decks, so the task implied by the title of this paper
was incredibly difficult to achieve. However, it was
managed to be done in this paper, and conveyed here
in word form in passive voice without personal pronouns,
because this is an abstract."

I also found Paper 24 "An empirical performence evaluation between Python and Scratch" by Morgan Nordberg great fun as I have used both and liked the idea of comparing them on an irrelevant characteristic. 

Almost too serious to be included Paper 54 "Overdrive: An Aesthetic Evaluation of Numeric Error Stephen Longfield amd Charles Eckman:

"In this paper, we explore another dimension, and investigate how different ways of representing small numbers distort the world differently.  To get a vibe check on numerical imprecision, we rendered two fractals using various numeric formats. We got some neat pictures. Wanna see?"

The results are interesting and pretty.  The same is true of Paper 69 "A Genius Solution: Applications of the Sprague-Grundy Theorem to Korean Reality TV" by Jed Grabman.

I think that Paper 34 "I'm going to Hurl" by Nicole Tietz-Sokolskaya is on to something:

"Modern programming languages have begun to use
exceptions but have yet to explore the full utility
of this feature. This work introduces Hurl, an ex-
ceptional programming language, which leverages the
full power of exceptions to toss out any other control
flow constructs. We show that this language produces
nothing of value."

You should smile at just the title of Paper 41, An Empirically Verified Lower Bound for The Number Of Empty Pages Allowed In a SIGBOVIK Paper" by Frans Skarman - just guess how this is achieved.

You might be amused or worried by Paper 60, "A computer-assisted proof that e is rational" by Rmi Garcia and Alexandre Goldsztejn. Clearly this has to be wrong, but where is the error? Is it using a computer proof assistant?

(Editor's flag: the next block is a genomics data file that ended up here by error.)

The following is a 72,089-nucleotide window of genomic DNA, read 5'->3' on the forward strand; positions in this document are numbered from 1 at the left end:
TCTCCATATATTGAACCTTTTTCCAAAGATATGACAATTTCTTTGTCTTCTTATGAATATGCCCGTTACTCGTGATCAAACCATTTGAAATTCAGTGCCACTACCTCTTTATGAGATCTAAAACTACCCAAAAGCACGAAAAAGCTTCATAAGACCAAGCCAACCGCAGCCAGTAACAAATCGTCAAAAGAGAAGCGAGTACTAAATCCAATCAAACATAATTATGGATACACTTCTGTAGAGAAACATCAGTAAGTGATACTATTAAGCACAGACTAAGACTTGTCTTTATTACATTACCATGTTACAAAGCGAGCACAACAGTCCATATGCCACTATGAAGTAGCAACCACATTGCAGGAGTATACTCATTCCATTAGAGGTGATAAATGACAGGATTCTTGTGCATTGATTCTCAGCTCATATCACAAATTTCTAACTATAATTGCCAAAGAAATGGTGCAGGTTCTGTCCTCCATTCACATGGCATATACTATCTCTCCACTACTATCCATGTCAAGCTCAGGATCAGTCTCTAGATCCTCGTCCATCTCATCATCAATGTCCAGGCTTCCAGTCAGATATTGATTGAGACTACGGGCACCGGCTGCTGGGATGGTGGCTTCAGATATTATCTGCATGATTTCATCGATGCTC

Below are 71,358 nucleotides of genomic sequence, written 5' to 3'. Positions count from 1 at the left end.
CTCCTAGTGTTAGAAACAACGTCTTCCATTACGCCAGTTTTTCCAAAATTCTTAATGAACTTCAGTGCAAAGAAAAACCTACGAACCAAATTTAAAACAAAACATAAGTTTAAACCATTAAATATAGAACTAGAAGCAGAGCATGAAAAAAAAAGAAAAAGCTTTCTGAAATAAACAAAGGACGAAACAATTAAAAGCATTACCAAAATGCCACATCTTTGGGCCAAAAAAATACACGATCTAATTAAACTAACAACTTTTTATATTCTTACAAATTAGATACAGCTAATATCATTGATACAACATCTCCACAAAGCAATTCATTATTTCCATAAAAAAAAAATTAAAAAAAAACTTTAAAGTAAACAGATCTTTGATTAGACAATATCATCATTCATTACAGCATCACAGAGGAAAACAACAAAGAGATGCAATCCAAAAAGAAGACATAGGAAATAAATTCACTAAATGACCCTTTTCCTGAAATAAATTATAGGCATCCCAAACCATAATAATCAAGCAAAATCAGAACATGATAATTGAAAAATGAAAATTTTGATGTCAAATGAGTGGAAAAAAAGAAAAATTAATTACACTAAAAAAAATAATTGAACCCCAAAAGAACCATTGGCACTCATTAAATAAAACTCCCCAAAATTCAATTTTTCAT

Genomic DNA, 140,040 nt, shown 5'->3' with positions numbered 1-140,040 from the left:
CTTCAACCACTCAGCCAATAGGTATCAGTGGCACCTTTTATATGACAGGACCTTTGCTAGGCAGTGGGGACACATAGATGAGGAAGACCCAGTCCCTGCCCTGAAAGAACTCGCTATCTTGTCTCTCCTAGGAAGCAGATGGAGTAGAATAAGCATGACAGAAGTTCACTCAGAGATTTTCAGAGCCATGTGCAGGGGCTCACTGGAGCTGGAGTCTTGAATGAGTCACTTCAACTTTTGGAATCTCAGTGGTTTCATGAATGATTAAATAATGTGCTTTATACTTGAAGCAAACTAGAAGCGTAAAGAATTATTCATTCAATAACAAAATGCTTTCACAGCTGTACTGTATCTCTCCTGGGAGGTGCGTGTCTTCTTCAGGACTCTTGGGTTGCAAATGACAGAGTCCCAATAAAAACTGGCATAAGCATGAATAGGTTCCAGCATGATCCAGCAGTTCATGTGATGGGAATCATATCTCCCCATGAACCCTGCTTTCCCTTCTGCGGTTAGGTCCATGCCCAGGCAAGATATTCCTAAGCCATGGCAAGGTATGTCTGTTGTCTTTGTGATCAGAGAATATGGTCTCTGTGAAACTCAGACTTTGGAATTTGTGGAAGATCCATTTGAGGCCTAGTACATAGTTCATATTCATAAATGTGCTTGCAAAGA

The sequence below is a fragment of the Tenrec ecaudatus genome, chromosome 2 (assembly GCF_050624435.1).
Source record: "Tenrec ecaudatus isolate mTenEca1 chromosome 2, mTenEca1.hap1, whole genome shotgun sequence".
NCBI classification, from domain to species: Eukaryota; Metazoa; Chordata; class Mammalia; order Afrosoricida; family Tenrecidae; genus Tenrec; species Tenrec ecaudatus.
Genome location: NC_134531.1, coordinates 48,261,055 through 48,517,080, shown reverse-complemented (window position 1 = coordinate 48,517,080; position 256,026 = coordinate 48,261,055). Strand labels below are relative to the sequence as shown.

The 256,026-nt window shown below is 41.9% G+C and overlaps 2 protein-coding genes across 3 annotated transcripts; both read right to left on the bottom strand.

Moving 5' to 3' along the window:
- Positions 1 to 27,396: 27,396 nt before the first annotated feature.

Perhaps the most important is Paper 29, "Quantum Disadvantage: Simulating IBM’s ‘quantum utility’ experiment with a Commodore 64". This anonymous paper makes some fun of IBM's claim to have achieved quantum supremacy or less controversially a quantum advantage. The paper shows how a Commodore 64 can do the same calculation in reasonable time by using the most efficient classical calculation possible.

"Our simulation requires less than 15kB of memory and
approximately four minutes of wall-clock time per data point. To accomplish this we use a variant of the sparse Pauli
dynamics (SPD) method recently developed by Beguŝić and Chan. We show that aggressive truncation combined with
a shallow depth-first search avoids the prohibitive (for a C64) memory cost of storing the truncated Pauli basis in SPD, while maintaining sufficient accuracy to match the error-mitigated results obtained from the quantum device."

It's all in fun, but still a remarkable effort.

There are a lot more interesting papers and you can download the PDF or buy a printed copy of the procedings.

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More Information

https://sigbovik.org/2024/

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Last Updated ( Wednesday, 17 April 2024 )